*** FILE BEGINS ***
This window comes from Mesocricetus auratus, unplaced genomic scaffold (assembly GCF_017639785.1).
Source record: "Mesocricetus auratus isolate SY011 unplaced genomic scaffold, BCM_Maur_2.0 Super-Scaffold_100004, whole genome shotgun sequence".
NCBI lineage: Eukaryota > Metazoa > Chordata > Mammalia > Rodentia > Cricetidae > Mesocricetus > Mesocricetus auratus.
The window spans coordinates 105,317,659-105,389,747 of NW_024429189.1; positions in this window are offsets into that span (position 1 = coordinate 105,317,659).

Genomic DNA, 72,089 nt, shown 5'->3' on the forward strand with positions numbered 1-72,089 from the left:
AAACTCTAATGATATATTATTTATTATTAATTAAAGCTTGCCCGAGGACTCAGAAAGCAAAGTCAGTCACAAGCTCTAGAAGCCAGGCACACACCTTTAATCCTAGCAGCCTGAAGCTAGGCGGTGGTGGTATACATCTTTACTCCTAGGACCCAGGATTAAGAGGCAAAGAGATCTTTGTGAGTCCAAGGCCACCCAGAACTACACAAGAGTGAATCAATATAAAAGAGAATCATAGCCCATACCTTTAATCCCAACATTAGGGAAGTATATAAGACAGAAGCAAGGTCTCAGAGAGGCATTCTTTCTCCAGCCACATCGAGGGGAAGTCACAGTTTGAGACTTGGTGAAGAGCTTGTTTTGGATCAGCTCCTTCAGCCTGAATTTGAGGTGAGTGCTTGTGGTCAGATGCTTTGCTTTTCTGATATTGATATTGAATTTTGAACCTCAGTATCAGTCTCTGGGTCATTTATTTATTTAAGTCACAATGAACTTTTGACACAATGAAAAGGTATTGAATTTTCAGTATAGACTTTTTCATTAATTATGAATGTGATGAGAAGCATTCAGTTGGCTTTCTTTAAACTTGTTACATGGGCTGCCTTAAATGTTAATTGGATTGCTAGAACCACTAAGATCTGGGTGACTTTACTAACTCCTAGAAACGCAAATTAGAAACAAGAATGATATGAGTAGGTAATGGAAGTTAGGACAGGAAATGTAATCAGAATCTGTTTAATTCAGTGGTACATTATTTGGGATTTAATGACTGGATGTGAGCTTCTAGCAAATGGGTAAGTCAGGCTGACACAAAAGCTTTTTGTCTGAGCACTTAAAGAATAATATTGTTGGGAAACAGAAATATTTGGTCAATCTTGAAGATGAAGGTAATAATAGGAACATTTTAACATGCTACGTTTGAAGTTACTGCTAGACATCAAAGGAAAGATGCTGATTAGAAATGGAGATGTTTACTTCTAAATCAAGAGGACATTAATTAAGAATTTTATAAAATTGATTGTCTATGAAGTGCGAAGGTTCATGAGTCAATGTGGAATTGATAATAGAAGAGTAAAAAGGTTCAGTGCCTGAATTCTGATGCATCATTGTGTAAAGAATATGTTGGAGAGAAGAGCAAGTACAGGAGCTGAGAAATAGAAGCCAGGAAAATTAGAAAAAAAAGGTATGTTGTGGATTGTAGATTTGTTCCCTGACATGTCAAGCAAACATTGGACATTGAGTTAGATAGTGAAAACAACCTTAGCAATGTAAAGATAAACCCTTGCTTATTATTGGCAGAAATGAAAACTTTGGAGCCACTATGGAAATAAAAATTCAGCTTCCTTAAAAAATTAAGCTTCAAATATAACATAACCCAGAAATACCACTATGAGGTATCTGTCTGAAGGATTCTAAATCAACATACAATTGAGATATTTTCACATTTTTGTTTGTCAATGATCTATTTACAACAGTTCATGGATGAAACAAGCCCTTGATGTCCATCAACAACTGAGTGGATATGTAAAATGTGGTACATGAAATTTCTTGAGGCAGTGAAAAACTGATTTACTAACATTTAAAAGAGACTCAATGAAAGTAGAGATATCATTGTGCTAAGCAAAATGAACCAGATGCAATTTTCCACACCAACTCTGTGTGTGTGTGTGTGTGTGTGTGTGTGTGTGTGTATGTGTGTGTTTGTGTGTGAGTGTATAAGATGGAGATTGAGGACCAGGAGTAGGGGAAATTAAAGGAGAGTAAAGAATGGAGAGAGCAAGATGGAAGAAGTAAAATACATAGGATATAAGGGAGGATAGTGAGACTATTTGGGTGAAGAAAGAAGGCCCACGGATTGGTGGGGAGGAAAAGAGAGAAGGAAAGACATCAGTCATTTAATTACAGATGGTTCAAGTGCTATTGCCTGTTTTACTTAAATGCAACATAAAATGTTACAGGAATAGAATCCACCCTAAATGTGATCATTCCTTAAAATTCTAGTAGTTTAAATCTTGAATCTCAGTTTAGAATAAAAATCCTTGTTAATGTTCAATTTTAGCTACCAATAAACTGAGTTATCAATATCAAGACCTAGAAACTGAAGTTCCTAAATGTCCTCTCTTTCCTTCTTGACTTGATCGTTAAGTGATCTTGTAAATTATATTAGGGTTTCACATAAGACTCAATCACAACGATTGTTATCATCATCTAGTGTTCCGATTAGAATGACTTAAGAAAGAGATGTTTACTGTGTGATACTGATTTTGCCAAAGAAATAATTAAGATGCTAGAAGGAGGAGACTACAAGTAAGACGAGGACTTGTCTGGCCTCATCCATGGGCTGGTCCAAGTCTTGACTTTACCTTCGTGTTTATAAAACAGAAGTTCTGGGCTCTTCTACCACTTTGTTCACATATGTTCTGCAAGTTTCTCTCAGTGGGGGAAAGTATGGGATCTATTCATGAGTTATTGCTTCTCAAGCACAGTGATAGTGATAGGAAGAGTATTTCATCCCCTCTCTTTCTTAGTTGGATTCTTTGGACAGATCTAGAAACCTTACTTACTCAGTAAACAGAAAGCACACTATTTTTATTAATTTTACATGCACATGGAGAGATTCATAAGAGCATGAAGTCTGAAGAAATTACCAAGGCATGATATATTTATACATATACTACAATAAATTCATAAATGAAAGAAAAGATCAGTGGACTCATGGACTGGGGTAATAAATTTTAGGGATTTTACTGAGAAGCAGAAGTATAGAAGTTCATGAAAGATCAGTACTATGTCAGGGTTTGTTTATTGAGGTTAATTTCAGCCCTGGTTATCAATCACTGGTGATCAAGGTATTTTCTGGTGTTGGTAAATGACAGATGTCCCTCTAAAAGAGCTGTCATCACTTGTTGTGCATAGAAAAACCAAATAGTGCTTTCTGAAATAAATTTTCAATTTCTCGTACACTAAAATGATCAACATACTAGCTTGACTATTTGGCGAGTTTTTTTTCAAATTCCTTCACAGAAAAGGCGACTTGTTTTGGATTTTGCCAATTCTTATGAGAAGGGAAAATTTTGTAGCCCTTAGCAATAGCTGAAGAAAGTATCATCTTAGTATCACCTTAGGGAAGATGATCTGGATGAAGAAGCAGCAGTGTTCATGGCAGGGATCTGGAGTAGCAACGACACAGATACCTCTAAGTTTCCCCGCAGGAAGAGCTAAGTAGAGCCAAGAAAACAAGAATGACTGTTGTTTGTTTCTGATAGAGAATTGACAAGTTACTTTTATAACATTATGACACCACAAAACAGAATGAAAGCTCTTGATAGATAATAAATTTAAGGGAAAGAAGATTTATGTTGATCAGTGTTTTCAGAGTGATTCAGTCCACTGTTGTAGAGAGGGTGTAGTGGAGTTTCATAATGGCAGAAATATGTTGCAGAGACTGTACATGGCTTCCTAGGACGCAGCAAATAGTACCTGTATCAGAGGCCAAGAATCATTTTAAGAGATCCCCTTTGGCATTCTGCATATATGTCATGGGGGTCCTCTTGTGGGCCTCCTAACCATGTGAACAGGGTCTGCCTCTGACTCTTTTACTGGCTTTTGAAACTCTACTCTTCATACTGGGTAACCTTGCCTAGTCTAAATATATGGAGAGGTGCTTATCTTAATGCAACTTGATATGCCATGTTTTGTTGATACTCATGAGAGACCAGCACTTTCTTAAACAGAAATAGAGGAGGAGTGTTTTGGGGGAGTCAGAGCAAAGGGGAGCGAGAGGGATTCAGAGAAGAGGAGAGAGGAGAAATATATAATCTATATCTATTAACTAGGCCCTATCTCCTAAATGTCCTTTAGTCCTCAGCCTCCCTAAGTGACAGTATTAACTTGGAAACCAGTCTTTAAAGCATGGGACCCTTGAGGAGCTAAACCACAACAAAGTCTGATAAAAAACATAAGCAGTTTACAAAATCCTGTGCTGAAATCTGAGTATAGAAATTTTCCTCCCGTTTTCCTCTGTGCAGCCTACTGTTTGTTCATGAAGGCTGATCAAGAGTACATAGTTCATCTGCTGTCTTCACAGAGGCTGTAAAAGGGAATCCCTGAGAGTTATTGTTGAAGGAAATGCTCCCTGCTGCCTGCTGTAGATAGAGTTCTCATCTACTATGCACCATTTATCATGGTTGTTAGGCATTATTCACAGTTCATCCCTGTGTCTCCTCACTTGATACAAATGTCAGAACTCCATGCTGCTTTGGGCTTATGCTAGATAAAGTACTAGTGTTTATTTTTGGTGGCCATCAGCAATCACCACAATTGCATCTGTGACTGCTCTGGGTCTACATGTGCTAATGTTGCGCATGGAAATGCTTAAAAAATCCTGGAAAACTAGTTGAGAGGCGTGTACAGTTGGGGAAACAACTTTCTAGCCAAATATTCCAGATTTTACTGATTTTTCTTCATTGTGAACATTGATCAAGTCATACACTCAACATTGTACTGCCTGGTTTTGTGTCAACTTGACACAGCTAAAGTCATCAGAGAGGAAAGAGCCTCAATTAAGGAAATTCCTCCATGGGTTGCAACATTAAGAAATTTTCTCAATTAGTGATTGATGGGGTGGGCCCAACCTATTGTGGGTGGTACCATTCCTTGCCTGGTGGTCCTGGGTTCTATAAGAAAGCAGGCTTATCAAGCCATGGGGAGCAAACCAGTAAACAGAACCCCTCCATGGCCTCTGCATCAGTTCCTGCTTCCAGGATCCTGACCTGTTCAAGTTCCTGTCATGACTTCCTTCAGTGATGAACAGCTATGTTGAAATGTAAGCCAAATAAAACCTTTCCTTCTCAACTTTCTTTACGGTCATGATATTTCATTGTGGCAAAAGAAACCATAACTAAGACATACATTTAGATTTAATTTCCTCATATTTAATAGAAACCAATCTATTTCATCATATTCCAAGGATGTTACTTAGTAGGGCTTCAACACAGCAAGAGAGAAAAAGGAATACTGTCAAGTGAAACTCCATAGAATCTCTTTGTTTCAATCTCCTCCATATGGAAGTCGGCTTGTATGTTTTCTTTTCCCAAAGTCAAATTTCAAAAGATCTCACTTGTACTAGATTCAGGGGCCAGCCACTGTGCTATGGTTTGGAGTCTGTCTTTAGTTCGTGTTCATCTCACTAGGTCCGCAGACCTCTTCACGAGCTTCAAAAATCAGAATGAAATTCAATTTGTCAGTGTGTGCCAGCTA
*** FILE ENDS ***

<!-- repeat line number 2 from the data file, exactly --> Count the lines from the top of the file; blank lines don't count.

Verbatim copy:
Source record: "Mesocricetus auratus isolate SY011 unplaced genomic scaffold, BCM_Maur_2.0 Super-Scaffold_100004, whole genome shotgun sequence".